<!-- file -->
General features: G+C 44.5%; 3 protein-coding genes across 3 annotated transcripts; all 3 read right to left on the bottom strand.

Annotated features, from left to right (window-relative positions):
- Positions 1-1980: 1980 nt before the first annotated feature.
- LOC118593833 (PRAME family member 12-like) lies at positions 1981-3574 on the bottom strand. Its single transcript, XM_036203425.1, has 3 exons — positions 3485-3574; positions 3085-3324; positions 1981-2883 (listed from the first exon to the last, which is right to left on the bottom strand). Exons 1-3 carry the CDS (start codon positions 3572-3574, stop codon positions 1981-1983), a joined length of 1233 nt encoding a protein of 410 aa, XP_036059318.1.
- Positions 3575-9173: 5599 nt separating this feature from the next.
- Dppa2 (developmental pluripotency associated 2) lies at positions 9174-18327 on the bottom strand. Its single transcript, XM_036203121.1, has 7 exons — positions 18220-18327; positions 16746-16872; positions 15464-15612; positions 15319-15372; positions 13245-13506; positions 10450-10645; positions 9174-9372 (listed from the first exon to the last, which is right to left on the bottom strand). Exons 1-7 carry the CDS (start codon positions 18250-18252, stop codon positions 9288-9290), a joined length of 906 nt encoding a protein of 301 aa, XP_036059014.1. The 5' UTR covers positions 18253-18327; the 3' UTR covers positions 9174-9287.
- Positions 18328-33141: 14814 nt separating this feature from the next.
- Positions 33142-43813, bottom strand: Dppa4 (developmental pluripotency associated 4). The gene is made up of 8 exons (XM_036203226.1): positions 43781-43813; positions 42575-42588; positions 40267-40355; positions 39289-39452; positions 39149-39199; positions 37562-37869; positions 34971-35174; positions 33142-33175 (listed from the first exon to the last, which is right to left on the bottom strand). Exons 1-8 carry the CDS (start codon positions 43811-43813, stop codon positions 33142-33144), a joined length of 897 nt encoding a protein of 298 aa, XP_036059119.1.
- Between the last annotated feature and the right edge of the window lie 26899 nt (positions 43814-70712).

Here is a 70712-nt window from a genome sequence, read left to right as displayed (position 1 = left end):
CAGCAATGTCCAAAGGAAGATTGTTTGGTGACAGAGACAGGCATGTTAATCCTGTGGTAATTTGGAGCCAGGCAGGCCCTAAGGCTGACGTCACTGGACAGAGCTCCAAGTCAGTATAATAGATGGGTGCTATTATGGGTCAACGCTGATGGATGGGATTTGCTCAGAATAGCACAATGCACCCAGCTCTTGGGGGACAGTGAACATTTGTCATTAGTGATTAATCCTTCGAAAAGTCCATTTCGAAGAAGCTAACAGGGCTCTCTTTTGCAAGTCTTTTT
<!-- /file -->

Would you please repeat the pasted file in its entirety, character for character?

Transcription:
General features: G+C 44.5%; 3 protein-coding genes across 3 annotated transcripts; all 3 read right to left on the bottom strand.

Annotated features, from left to right (window-relative positions):
- Positions 1-1980: 1980 nt before the first annotated feature.
- LOC118593833 (PRAME family member 12-like) lies at positions 1981-3574 on the bottom strand. Its single transcript, XM_036203425.1, has 3 exons — positions 3485-3574; positions 3085-3324; positions 1981-2883 (listed from the first exon to the last, which is right to left on the bottom strand). Exons 1-3 carry the CDS (start codon positions 3572-3574, stop codon positions 1981-1983), a joined length of 1233 nt encoding a protein of 410 aa, XP_036059318.1.
- Positions 3575-9173: 5599 nt separating this feature from the next.
- Dppa2 (developmental pluripotency associated 2) lies at positions 9174-18327 on the bottom strand. Its single transcript, XM_036203121.1, has 7 exons — positions 18220-18327; positions 16746-16872; positions 15464-15612; positions 15319-15372; positions 13245-13506; positions 10450-10645; positions 9174-9372 (listed from the first exon to the last, which is right to left on the bottom strand). Exons 1-7 carry the CDS (start codon positions 18250-18252, stop codon positions 9288-9290), a joined length of 906 nt encoding a protein of 301 aa, XP_036059014.1. The 5' UTR covers positions 18253-18327; the 3' UTR covers positions 9174-9287.
- Positions 18328-33141: 14814 nt separating this feature from the next.
- Positions 33142-43813, bottom strand: Dppa4 (developmental pluripotency associated 4). The gene is made up of 8 exons (XM_036203226.1): positions 43781-43813; positions 42575-42588; positions 40267-40355; positions 39289-39452; positions 39149-39199; positions 37562-37869; positions 34971-35174; positions 33142-33175 (listed from the first exon to the last, which is right to left on the bottom strand). Exons 1-8 carry the CDS (start codon positions 43811-43813, stop codon positions 33142-33144), a joined length of 897 nt encoding a protein of 298 aa, XP_036059119.1.
- Between the last annotated feature and the right edge of the window lie 26899 nt (positions 43814-70712).

Here is a 70712-nt window from a genome sequence, read left to right as displayed (position 1 = left end):
CAGCAATGTCCAAAGGAAGATTGTTTGGTGACAGAGACAGGCATGTTAATCCTGTGGTAATTTGGAGCCAGGCAGGCCCTAAGGCTGACGTCACTGGACAGAGCTCCAAGTCAGTATAATAGATGGGTGCTATTATGGGTCAACGCTGATGGATGGGATTTGCTCAGAATAGCACAATGCACCCAGCTCTTGGGGGACAGTGAACATTTGTCATTAGTGATTAATCCTTCGAAAAGTCCATTTCGAAGAAGCTAACAGGGCTCTCTTTTGCAAGTCTTTTT